An exciting NBA Finals series closed last week with the Toronto Raptors beating the defending champion Golden State Warriors for the NBA title. Considering how injury- depleted the Warriors were during the playoff run, as a fan I am very proud that they made it to the finals and took it to six games.
In contrast to the greatness we see on the court, some NBA players have egos that extend beyond the boundaries of their own realities.
TMZ recently reported that several NBA teams are now using different terms for team owners as a way to avoid the racially insensitive term “owner.”
You read that correctly. Last year, the topic was raised on LeBron James’ talk show, The Shop, where Warriors forward Draymond Green bristled at the term.
“You shouldn’t say, owner,” Green said at the time, adding, “Owners should be called CEOs or majority shareholder, or some other term because it is insensitive to say a white man owns the labor of black men.”
As I recall, no one was forcing Green to play in the NBA after his stint at Michigan State. It was his choice. With a salary of over $17 million/ year, the stumbling block over the term ‘owner’ doesn’t seem to be insurmountable.
Green is big-time player and generally a smart guy. One notable exception was when he decided to deliver a punch to the groin of a defenseless LeBron James close to the end of game 4 of the 2016 NBA finals. The Warriors were winning the game handily and would be taking a 3-1 series lead back home. They were a virtual lock close out the Cleveland Cavaliers in five games and finish off the greatest season in NBA history. Instead, Green’s ego and temper triggered the most nonsensical, bone-headed play in NBA history. Green was suspended by the league for game 5, giving the Cavs an edge in personnel, momentum, and hope which they seized upon. It changed the whole tenor of the series as the Cavs came through with three straight wins and the 2016 NBA championship.
So Green CAN say and do some stupid things. This owner thing is right up there. Yet he is not alone. Since black players overwhelmingly comprise NBA rosters, more players are joining the chorus.
The owner of any team is just that, the OWNER. Employees at any business work for the owner at the owner’s discretion. Furthermore, comparing a slave owner to the owner of an NBA team is about as preposterous as it gets. The two have no parallel except for race when the owner is white and a player is black. Any association is a huge insult to those blacks who suffered through real hardships for hundreds of years.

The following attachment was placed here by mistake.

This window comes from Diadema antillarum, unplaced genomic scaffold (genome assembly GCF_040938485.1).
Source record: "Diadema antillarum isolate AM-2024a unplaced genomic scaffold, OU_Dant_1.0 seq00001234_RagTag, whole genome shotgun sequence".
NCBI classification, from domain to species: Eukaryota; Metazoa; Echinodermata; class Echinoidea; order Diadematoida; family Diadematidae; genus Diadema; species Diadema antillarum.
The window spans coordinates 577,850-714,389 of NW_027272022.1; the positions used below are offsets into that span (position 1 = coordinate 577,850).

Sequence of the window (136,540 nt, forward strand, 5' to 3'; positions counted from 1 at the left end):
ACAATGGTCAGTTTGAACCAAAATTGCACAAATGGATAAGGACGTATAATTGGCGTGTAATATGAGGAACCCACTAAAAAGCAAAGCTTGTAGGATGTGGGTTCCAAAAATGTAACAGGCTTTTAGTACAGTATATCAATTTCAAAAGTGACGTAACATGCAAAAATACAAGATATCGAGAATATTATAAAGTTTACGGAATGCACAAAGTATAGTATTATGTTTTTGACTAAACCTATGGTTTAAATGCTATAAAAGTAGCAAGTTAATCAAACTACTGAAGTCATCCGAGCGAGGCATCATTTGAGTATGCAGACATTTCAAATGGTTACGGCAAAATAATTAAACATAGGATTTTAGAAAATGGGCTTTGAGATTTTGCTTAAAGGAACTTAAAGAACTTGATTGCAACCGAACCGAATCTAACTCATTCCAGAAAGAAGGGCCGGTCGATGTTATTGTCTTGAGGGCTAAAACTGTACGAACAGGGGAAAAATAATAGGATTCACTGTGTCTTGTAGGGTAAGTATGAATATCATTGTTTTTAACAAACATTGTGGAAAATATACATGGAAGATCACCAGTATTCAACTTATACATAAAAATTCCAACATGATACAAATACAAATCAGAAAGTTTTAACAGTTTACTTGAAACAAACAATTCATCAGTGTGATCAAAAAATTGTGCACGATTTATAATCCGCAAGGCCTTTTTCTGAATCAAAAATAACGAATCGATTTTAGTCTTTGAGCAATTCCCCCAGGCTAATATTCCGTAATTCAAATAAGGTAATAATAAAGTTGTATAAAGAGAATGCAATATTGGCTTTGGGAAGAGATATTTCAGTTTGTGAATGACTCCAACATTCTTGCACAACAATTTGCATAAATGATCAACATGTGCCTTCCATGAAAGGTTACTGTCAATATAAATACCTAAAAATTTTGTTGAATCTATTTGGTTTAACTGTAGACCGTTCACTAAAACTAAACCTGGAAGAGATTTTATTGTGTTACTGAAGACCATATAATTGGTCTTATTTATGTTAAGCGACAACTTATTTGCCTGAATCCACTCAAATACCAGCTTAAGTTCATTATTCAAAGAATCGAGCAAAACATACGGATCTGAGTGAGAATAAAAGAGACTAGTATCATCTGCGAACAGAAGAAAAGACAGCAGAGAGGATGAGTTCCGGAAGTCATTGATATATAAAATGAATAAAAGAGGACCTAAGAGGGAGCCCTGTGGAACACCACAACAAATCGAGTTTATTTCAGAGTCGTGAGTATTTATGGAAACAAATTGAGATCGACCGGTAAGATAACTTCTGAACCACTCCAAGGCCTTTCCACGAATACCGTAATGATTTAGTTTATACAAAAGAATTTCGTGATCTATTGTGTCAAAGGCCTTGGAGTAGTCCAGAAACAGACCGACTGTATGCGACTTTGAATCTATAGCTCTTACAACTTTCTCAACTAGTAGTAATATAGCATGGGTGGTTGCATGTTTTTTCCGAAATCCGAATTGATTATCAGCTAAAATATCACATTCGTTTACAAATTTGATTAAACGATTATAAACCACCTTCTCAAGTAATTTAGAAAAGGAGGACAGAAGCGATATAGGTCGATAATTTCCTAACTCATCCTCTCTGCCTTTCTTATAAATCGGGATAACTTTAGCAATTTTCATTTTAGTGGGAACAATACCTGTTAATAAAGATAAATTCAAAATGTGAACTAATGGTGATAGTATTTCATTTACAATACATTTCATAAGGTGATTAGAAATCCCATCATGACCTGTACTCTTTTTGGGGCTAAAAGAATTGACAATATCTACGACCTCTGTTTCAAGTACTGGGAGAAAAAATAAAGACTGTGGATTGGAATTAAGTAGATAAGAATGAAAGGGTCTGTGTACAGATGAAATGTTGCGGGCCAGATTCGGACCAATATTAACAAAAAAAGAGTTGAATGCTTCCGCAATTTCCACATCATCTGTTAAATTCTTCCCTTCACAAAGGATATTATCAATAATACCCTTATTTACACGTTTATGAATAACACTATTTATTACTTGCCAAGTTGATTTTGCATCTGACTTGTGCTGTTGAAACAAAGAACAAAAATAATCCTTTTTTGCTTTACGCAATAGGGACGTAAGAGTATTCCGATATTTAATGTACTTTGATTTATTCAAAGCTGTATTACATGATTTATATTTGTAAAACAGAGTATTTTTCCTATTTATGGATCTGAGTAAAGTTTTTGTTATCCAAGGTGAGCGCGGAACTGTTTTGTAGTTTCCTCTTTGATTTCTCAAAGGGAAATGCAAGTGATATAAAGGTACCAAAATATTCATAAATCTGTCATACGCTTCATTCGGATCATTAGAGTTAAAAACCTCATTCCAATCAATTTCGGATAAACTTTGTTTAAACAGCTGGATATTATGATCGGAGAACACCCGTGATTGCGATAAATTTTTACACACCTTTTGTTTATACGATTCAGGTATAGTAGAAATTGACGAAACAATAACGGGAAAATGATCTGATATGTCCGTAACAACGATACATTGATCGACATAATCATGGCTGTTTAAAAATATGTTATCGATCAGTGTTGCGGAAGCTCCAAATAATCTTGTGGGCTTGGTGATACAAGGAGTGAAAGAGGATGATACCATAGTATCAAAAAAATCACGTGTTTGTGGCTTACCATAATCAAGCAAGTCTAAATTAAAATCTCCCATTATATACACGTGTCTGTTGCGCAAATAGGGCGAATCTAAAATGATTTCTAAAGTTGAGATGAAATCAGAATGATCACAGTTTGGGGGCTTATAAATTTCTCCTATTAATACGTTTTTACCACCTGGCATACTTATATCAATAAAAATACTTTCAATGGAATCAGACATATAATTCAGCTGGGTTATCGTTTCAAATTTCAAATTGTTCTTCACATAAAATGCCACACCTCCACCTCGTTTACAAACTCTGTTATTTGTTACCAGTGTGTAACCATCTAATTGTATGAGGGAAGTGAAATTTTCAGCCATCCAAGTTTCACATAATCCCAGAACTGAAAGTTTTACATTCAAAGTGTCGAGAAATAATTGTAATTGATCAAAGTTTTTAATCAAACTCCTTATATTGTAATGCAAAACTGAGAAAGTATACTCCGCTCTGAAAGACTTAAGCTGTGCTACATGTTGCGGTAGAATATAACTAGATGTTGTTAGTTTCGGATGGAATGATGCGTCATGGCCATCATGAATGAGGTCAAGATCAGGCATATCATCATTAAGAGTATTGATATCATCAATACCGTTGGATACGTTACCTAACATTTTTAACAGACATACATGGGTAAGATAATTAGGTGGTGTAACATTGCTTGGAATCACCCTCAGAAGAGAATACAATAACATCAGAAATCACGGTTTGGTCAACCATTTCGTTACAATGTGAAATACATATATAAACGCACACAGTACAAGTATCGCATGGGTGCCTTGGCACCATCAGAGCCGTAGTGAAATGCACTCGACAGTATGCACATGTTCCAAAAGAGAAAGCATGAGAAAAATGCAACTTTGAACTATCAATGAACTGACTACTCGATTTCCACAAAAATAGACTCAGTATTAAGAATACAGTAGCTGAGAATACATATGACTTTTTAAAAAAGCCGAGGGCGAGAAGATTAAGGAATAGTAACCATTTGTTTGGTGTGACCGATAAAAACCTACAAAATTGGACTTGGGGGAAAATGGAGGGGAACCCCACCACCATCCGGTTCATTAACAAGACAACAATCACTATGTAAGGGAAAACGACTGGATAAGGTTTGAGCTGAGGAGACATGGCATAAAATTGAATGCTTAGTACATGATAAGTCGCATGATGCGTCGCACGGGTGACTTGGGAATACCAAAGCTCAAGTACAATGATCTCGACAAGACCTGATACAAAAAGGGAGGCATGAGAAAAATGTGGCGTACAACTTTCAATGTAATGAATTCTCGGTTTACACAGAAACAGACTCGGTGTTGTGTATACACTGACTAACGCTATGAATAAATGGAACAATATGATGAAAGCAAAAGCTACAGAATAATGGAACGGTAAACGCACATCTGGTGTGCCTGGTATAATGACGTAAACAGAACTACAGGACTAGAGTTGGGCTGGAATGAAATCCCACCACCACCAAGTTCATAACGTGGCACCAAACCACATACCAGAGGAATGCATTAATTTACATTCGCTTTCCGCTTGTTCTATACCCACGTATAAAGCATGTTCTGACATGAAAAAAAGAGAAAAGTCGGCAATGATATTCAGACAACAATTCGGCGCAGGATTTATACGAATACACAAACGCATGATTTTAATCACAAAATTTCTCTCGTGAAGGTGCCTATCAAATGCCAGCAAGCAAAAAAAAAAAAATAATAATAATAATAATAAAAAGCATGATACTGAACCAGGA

According to espn.com, the league had 503 active players at some point this year. More than 430 made over $1 million this year. Over 300 made $2 million plus, and 200 players made $5 million or more. All that is just NBA money. It includes no endorsements, speaking fees, etc. I am all for a free market, but some of those salaries for marginal talent are nonscensical. By all rights, if the players were sincere about their concern for social disparities, half of their income should go towards urban issues in their respective markets. Some ARE very generous already. Some are not.
Maybe Green would like to get out of the league and coach a high school or junior college team for $50-$75,000 per year, or buy some gym equipment and open some workout locations.
Unfortunately, the NBA is notoriously quick to give in to any progressive issue. Not surprisingly at least two teams have already moved away from the term “owner.”
One is now called the “chairman” of the team, and another now has “managing partners” instead of owners. Co-owners are called “limited partners.”
The NBA as a league has also apparently changed its term for team owners. A note from the league recently informed TMZ that owners are called “governors” in official league meetings. And the NBA calls the collective owners its “board of governors.”
I’m sure more PC nonsense will be on the way soon.
I wonder when the real estate industry will have to refrain from using the term, “master bedroom”?
When is it going to become illegal to grow cotton because the searing image of endless white and brown fields on a fall horizon will be too much for some people to bear?
We can also guarantee that the current NBA logo will change from the image of Hall-of-Famer Jerry West soon after he dies or gets accused of a gaffe worthy of league banishment. His image on that logo is too white.